Reasons to study this course
- Consider the big questions such as: ‘What is knowledge?’ ‘What do good, bad, right and wrong really mean?’ ‘Is the concept of God incoherent?’ and ‘What is mind?’
- Philosophy is a highly-regarded subject that will strongly support university applications.
What you will need to study this course
- ability to work independently
- enthusiasm for Philosophy
- ability to think conceptually and to grasp complex ideas
- high level writing skills
- ability to read and understand challenging texts
- English GCSE grade 6 or above, average GCSE grade of 6 or above.
What you will study
Year 1 – Epistemology (the theory of knowledge) and Ethics.
Year 2 – Philosophy of Mind and Philosophy of Religion. You will develop your knowledge of the most profound areas of human thought and will possess abilities to discuss, and critically evaluate, the most complex ideas in both verbal and written formats.
Please note: Philosophy can only be taken as a two-year A-Level course.
How you will be assessed
Year 1 – mock exam
Year 2 (A-Level) – three-hour exam
Exams will be a mixture of compulsory short and long essay questions.
Philosophy Society meets fortnightly for students to engage in wider debates. Students are also encouraged to complete an Extended Project (EPQ) relating to a topic of their own choice.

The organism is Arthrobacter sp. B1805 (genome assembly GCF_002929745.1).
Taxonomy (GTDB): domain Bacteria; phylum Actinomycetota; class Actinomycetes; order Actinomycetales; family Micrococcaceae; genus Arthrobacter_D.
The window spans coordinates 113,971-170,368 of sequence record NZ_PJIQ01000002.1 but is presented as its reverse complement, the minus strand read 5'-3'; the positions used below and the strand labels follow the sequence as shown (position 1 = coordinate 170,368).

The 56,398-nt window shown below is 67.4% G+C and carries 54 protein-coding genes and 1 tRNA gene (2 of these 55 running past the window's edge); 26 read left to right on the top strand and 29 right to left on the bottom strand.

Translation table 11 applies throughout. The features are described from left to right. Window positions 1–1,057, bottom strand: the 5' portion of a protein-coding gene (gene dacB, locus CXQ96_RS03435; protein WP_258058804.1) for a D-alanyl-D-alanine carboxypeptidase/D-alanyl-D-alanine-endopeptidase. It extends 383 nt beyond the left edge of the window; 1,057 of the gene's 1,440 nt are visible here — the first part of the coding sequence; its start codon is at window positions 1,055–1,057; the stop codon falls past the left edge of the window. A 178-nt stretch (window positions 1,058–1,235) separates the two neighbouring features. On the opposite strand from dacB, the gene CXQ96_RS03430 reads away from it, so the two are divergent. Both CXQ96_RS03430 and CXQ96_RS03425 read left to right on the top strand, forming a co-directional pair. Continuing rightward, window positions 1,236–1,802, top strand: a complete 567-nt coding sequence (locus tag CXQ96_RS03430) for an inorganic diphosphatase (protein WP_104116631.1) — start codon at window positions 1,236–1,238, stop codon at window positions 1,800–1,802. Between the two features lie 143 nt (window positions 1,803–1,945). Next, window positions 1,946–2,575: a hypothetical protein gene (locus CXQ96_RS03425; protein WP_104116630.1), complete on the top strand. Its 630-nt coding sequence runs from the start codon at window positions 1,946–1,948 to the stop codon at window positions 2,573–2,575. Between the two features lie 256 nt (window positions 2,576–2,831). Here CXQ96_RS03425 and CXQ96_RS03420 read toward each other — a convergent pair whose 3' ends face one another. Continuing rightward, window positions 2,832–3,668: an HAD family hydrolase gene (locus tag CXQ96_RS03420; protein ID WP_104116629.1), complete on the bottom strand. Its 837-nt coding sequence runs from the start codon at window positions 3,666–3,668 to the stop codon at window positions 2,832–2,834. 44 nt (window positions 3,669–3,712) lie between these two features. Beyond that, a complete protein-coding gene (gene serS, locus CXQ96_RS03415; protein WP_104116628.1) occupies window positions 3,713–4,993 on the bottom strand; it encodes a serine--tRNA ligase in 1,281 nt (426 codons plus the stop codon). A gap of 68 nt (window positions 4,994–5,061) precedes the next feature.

University as well as careers in teaching, public services, science, caring professions and jobs in the private sector.
Hayward, Jones and Cardinal, AQA A Level Philosophy Year 1: Hodder Education
Hayward, Jones and Cardinal, AQA Paper 1 Epistemology and Moral Philosophy (My Revision Notes) Hodder Education
Warburton, N. Philosophy the basics. Routledge 1991
Gaarder, J. 1995. Sophie’s World
Hansell, N. 2016. The Sage Train (Philosophy comes to Life)
Bowie, R. 2001. Ethical Studies
Vardy, P and Grosch, P. 1999. The Puzzle of Ethics
Vary, P and Vardy, C. 2012. Ethics Matters
Thompson, M. 2010. Understand Ethics: Teach Yourself
Hodder. RS Review